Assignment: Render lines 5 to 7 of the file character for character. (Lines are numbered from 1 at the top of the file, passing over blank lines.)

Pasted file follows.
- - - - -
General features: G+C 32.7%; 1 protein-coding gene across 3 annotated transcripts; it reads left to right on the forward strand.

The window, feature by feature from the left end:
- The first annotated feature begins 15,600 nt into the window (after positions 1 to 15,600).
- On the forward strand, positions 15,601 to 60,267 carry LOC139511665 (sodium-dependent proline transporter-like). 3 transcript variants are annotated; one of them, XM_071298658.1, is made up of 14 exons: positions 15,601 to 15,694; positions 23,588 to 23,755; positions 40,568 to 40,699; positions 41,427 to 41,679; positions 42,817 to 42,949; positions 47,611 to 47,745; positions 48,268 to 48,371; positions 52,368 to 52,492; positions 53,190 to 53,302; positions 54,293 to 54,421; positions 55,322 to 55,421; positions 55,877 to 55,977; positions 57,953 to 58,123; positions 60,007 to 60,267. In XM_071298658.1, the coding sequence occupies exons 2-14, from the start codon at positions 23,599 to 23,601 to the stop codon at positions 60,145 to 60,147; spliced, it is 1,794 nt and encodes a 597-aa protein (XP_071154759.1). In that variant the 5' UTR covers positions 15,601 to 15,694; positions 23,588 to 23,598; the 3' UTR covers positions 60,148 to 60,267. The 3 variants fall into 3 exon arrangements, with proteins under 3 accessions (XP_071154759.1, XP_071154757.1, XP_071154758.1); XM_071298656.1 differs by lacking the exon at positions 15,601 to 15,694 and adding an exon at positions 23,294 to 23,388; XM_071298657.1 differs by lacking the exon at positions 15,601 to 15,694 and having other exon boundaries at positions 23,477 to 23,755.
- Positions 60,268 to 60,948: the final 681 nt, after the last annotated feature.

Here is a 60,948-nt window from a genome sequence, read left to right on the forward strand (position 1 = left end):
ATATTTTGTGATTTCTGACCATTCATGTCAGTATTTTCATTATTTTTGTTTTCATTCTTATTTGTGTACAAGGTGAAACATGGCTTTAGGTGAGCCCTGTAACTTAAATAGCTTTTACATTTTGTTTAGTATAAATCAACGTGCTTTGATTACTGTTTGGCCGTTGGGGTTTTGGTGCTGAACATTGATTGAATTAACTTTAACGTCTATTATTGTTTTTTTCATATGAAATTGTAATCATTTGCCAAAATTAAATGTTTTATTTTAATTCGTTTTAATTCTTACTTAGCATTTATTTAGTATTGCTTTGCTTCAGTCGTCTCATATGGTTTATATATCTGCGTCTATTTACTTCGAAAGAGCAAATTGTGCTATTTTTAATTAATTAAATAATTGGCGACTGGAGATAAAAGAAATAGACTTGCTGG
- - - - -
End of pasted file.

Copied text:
- Positions 60,268 to 60,948: the final 681 nt, after the last annotated feature.

Here is a 60,948-nt window from a genome sequence, read left to right on the forward strand (position 1 = left end):
ATATTTTGTGATTTCTGACCATTCATGTCAGTATTTTCATTATTTTTGTTTTCATTCTTATTTGTGTACAAGGTGAAACATGGCTTTAGGTGAGCCCTGTAACTTAAATAGCTTTTACATTTTGTTTAGTATAAATCAACGTGCTTTGATTACTGTTTGGCCGTTGGGGTTTTGGTGCTGAACATTGATTGAATTAACTTTAACGTCTATTATTGTTTTTTTCATATGAAATTGTAATCATTTGCCAAAATTAAATGTTTTATTTTAATTCGTTTTAATTCTTACTTAGCATTTATTTAGTATTGCTTTGCTTCAGTCGTCTCATATGGTTTATATATCTGCGTCTATTTACTTCGAAAGAGCAAATTGTGCTATTTTTAATTAATTAAATAATTGGCGACTGGAGATAAAAGAAATAGACTTGCTGG